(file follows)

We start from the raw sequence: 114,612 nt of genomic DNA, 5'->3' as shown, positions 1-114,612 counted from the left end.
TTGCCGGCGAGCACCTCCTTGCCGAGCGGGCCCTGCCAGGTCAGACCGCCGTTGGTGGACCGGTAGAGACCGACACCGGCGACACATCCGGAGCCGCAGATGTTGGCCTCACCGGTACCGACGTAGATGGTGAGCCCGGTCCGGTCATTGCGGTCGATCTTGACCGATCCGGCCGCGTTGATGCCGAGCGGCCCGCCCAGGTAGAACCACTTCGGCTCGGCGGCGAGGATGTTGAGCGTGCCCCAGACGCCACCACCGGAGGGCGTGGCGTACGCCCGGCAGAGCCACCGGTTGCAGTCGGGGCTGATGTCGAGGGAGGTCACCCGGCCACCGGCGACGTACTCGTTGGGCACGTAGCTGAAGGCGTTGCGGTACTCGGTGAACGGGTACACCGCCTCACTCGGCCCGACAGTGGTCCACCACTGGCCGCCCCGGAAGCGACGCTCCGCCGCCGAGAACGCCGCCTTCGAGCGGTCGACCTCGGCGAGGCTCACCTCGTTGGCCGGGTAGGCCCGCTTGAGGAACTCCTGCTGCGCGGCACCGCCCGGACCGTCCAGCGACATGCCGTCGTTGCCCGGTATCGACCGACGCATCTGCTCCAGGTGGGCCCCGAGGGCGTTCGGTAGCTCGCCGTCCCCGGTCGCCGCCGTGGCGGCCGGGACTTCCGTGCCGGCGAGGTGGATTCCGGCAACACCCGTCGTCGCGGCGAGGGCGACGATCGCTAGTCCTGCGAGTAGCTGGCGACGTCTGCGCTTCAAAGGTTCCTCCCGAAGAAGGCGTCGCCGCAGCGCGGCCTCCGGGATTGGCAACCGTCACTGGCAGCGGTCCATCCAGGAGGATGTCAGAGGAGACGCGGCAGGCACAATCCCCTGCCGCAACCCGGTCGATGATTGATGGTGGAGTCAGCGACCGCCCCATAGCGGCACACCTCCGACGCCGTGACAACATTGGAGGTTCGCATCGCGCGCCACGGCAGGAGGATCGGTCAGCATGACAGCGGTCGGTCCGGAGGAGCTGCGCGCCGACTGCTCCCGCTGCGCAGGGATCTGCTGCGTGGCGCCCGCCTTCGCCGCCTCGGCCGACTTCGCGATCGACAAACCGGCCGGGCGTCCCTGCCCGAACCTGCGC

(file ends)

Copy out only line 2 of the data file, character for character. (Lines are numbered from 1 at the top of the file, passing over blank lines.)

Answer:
TTGCCGGCGAGCACCTCCTTGCCGAGCGGGCCCTGCCAGGTCAGACCGCCGTTGGTGGACCGGTAGAGACCGACACCGGCGACACATCCGGAGCCGCAGATGTTGGCCTCACCGGTACCGACGTAGATGGTGAGCCCGGTCCGGTCATTGCGGTCGATCTTGACCGATCCGGCCGCGTTGATGCCGAGCGGCCCGCCCAGGTAGAACCACTTCGGCTCGGCGGCGAGGATGTTGAGCGTGCCCCAGACGCCACCACCGGAGGGCGTGGCGTACGCCCGGCAGAGCCACCGGTTGCAGTCGGGGCTGATGTCGAGGGAGGTCACCCGGCCACCGGCGACGTACTCGTTGGGCACGTAGCTGAAGGCGTTGCGGTACTCGGTGAACGGGTACACCGCCTCACTCGGCCCGACAGTGGTCCACCACTGGCCGCCCCGGAAGCGACGCTCCGCCGCCGAGAACGCCGCCTTCGAGCGGTCGACCTCGGCGAGGCTCACCTCGTTGGCCGGGTAGGCCCGCTTGAGGAACTCCTGCTGCGCGGCACCGCCCGGACCGTCCAGCGACATGCCGTCGTTGCCCGGTATCGACCGACGCATCTGCTCCAGGTGGGCCCCGAGGGCGTTCGGTAGCTCGCCGTCCCCGGTCGCCGCCGTGGCGGCCGGGACTTCCGTGCCGGCGAGGTGGATTCCGGCAACACCCGTCGTCGCGGCGAGGGCGACGATCGCTAGTCCTGCGAGTAGCTGGCGACGTCTGCGCTTCAAAGGTTCCTCCCGAAGAAGGCGTCGCCGCAGCGCGGCCTCCGGGATTGGCAACCGTCACTGGCAGCGGTCCATCCAGGAGGATGTCAGAGGAGACGCGGCAGGCACAATCCCCTGCCGCAACCCGGTCGATGATTGATGGTGGAGTCAGCGACCGCCCCATAGCGGCACACCTCCGACGCCGTGACAACATTGGAGGTTCGCATCGCGCGCCACGGCAGGAGGATCGGTCAGCATGACAGCGGTCGGTCCGGAGGAGCTGCGCGCCGACTGCTCCCGCTGCGCAGGGATCTGCTGCGTGGCGCCCGCCTTCGCCGCCTCGGCCGACTTCGCGATCGACAAACCGGCCGGGCGTCCCTGCCCGAACCTGCGC